The following is part of a series of articles which appeared in the Belfast Telegraph in 1953 under the pen name 'Fina'.
Jonathan Swift’s Cottage, Kilroot
DOWN a country lane that divides two fields and alongside Kilroot railway station stands a curious oval thatched cottage, surely a prototype of the fairy tale gingerbread house. To this quaint dwelling place came Jonathan Swift in 1694 when he was twenty-seven years old, and it was here, towards the end of his service at Kilroot. that he finished his "Tale of a Tub."
Dissatisfied with his life at Moor Park as Sir William Temple's protege, his curious moral sense had made him feel justified in taking Holy Orders. Other employment had been offered to him in the form of a clerkship with the Master of the Rolls in Ireland, and thus the Church was not merely a last resort.
Swift had met King William the Third at Moor Park; the King had promised future favours, and when the prebend of Kilroot, in the Diocese of Connor, became available, the Lord Lieutenant exercised the Royal Patronage and bestowed the prebend upon Jonathan Swift by letters patent.
Beside Belfast Lough, among the dour fisher folk of Kilroot, Jonathan Swift, later to benefit the Irish in so many ways and to become the first settler to think of himself as Anglo-Irish, spent two bitter winters.
There were few adherents of the Church of Ireland in Kilroot, the fisher folk being mainly Presbyterian, and Jonathan Swift's church was usually empty. The unhappy young minister, nicknamed “the mad parson" by the Kilroot folk, would walk the shores of the Lough, his gown flapping in the wind, skimming stones into the sea.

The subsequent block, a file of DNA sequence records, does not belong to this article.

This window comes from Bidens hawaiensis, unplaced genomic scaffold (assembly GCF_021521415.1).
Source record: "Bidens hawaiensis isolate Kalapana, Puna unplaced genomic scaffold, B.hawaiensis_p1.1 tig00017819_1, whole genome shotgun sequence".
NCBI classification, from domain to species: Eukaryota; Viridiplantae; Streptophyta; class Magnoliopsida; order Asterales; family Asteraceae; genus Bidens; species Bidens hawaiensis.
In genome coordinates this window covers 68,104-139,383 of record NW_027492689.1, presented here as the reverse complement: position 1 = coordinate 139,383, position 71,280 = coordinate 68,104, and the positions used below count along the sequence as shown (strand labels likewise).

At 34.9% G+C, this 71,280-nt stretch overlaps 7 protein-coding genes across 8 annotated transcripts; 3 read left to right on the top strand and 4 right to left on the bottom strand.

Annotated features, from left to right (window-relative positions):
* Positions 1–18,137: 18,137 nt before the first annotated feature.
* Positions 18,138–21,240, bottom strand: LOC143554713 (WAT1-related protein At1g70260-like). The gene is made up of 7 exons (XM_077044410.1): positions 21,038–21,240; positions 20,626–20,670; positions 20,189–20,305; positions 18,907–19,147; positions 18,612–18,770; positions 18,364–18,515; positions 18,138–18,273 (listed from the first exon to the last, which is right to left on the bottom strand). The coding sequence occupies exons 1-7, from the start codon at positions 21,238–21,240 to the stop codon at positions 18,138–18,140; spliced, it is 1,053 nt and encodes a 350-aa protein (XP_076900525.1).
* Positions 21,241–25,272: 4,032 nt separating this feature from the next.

Picture the scene as the wild-eyed young man carried great boulders into church followed by the wondering fisherfolk, then imagine their bewilderment when, having achieved a hearing Jonathan Swift locked the doors and delivered to his unwilling congregation a short and scathing sermon.
His sojourn at Kilroot was not one of unrelieved grimness. He had the attention of families like the Dobbs of Castle Dobbs, and, in Carrickfergus itself of the Clements and of Lord and Lady Donegall. Moreover his near neighbour was a Mr. Waring, a friend of his Trinity days, nephew of the Rev. Roger Waring, rector of Donaghcloney (Waringstown), where Swift's Uncle Adam had a house. Jonathan Swift met and fell in love with Mr. Waring's sister, Jane, whom he promptly re-christened Varina Valina, with a small income of her own, proved to be a rather calculating little flirt who put a number of difficulties in the way of marriage with Swift; she “enjoyed" ill-health; she feared poverty on the £90 a year that made up the stipend of the livings of Kilroot, Templecorran and Ballynure. Indeed, her prevarication quite cured her admirer of love, for he never again forgot himself in passion.
Their correspondence continued spasmodically after Swift's return to Moor Park; then, when Swift came back to Ireland to take his seat in St. Patrick’s Cathedral with an income now of some £200 a year, Varina wrote with greater ardour. Now it was Varina who was anxious for marriage, but a cold and angry letter from Swift, setting out his requirements from a wife and his own shortcomings as a husband, finished the correspondence.
Varina never married, and the next year Stella, now nineteen, came from Moor Park to Ireland — Stella whom Swift is reputed later to have married secretly in the Bishop of Clogher’s garden.
Next week — Clougher Palace.
Belfast Telegraph, 3 June 1953.